Two Pinoy restaurants make Timeout's Top 100 NYC joints
Left photo shows Chori Burger by Jeepney and right photo shows Crispy Pata by Purple Yam
Facebook/Jeepney and Purple Yam-Brooklyn
Two Pinoy restaurants make Timeout's Top 100 NYC joints
Franco Luna ( - October 19, 2019 - 5:02pm

MANILA, Philippines — No other culture seems to hold its cuisine as dear to the heart as much as the Philippines does, whose culinary tradition at times feels deeply embedded into its national identity. 

Enter Jeepney and Purple Yam, the former named after the distinctly Filipino mode of public transportation, two places that hit close to home in more ways than one. Among the 100 restaurants outlined in a list produced by Timeout of the best bistros of New York City's five boroughs were these two Pinoy restaurants that prove just that.  

Thursday nights see Jeepney quite literally up in arms for Kamayan Feasts, where guests can sign up to take part in the iconic Filipino tradition as tables are lined with banana leaves and patrons rush to gather their portions sans utensils.

They specialize in family-style eats in the vein of fermented, borderline exotic flavors. Dining here is an immersive, social and sensory experience that's more than just about the taste. It's more fun in the Philippines indeed. 

The restaurant is the brainchild Filipino friends Nicole Ponseca, Enzo Lim, Tomas Delos Reyes and Noel Cruz who wanted to bring the flavors of their childhood to the streets of New York. 

While the two have much in common culturally, what is perhaps most noteworthy about them is their unflinching adherence to Filipino cuisine in an overwhelmingly Western environment.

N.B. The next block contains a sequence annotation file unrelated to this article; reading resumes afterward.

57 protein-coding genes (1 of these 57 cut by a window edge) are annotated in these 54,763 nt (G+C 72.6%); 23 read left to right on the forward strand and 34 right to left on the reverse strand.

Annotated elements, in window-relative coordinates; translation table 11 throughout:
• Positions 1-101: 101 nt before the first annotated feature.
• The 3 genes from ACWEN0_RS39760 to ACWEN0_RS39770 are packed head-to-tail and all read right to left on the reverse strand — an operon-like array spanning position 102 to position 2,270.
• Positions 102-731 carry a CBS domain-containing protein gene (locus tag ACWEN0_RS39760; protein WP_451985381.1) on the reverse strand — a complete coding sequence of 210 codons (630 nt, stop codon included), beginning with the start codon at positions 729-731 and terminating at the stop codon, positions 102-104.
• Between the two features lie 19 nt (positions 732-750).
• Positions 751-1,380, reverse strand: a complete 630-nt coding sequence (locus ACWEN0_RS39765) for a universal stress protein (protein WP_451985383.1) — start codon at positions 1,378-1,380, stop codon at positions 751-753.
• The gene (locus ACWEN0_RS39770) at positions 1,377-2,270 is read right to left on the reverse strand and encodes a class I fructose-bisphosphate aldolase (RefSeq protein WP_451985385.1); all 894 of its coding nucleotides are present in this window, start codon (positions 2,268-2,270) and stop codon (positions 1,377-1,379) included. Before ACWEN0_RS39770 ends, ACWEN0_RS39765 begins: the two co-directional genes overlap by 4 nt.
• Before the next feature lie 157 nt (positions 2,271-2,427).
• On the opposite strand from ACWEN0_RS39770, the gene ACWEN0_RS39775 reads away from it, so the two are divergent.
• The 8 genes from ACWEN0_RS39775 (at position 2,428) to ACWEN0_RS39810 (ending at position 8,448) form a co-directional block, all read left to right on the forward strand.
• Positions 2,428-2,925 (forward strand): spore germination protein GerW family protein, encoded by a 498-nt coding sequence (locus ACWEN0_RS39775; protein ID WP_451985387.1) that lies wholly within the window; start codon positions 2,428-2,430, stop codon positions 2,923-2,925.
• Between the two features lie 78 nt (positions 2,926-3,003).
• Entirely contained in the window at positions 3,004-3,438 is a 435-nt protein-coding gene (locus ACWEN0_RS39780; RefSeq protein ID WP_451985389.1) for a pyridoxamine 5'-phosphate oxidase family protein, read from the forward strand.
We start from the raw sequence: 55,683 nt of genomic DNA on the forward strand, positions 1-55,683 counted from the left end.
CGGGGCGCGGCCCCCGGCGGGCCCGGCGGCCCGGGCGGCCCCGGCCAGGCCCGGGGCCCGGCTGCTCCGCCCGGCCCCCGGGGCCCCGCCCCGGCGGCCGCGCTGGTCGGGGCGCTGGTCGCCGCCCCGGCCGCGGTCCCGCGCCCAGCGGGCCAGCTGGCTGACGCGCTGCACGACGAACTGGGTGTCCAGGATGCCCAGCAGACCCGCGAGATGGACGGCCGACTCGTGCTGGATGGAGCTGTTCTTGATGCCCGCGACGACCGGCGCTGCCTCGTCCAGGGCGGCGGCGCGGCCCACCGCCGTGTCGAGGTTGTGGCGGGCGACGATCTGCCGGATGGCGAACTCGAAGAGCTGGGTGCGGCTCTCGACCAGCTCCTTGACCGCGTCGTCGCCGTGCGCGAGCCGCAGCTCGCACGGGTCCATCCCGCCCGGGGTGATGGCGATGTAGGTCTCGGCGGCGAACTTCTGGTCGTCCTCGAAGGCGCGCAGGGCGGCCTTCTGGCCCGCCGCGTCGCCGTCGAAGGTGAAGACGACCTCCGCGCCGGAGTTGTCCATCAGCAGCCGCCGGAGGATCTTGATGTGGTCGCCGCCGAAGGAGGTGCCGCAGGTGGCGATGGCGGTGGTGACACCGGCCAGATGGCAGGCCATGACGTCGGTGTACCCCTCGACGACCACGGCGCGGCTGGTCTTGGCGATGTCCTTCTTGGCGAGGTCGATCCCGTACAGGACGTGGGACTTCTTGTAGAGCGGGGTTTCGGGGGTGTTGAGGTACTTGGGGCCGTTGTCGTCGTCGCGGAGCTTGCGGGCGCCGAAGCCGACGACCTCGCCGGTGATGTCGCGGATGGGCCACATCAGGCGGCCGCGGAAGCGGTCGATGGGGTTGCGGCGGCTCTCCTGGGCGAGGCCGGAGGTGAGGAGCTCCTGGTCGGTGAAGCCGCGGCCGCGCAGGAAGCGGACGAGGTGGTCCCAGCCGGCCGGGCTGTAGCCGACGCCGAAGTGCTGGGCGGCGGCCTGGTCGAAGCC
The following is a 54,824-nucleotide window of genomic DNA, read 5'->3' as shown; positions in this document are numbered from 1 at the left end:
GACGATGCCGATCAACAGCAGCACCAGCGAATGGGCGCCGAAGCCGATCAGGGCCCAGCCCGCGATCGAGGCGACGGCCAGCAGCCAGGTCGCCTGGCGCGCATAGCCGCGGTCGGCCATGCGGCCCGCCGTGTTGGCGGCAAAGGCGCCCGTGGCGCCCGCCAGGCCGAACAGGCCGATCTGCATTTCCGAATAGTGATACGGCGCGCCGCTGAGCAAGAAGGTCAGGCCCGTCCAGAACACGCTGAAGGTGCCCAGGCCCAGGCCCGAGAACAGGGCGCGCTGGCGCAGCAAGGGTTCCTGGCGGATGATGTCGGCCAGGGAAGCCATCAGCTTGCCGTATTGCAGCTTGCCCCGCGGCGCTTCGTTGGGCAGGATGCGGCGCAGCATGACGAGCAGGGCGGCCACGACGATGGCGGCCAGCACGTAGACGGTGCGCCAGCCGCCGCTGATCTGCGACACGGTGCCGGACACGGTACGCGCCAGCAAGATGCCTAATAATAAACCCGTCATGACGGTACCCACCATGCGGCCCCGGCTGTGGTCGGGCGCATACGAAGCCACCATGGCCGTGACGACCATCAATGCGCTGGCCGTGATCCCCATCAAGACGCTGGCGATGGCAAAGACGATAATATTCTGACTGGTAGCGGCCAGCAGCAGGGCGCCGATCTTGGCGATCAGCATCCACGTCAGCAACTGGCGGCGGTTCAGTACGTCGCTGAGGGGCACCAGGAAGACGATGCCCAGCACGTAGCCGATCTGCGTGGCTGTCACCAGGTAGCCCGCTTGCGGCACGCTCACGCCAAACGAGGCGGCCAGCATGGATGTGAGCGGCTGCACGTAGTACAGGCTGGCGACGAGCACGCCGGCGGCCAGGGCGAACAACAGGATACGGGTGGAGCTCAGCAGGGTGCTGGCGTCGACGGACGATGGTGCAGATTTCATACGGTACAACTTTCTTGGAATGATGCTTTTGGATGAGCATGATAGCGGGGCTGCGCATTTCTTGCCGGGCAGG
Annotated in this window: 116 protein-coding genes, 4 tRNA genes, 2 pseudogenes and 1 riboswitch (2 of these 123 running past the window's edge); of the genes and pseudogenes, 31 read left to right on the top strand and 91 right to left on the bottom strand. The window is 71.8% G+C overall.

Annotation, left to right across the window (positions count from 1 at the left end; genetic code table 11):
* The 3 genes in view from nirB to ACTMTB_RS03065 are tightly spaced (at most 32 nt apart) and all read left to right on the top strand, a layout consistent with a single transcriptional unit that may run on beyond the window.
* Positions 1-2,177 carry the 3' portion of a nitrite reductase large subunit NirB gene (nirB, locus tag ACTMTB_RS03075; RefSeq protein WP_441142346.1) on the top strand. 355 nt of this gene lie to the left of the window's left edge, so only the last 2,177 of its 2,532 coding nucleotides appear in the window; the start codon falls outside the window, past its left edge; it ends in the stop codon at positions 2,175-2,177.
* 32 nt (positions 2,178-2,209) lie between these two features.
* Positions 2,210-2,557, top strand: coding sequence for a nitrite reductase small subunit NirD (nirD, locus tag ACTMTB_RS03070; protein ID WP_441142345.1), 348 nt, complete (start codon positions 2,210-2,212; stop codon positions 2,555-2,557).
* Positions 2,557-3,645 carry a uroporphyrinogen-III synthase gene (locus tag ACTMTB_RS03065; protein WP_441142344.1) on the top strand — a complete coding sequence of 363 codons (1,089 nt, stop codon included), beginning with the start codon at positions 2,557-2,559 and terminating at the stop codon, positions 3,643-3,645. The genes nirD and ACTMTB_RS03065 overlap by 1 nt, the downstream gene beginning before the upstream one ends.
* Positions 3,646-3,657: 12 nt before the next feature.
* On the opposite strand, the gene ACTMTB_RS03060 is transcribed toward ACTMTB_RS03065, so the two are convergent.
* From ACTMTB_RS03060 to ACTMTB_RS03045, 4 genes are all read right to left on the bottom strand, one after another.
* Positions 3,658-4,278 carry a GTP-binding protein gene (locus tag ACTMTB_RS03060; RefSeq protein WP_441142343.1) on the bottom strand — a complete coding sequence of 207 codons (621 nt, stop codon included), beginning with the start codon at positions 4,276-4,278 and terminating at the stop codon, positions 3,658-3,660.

Purple Yam was put up by couple Amy Besa and Romy Dorotan, "who for 15 years brought their native cooking to a gentrified corner of Manhattan," Timeout wrote.

Their approach seems to be much more subtle: while they lack the novelty of ideas like Kamayan festivals, what they bring to the table is the familiarity of beloved home-cooked dishes like chicken adobo and lechon kawali, which happen to be their calling card. Just like lola used to make. 

And although the Philippines is widely recognized today as a melting pot of global cuisine, Jeepney's strength lies in that it "refuse[s] to tone down flavors for Western palates while introducing the cuisine’s wide array of dishes," Timeout wrote.

Similarly, Timeout lauded that none of Purple Yam's culinary output "seems to be tempered to win over nonnative palates."

"Could this be the year New Yorkers finally give the cuisine its due? It’s clearly scoring points in Brooklyn," Timeout asked. We certainly hope so. 

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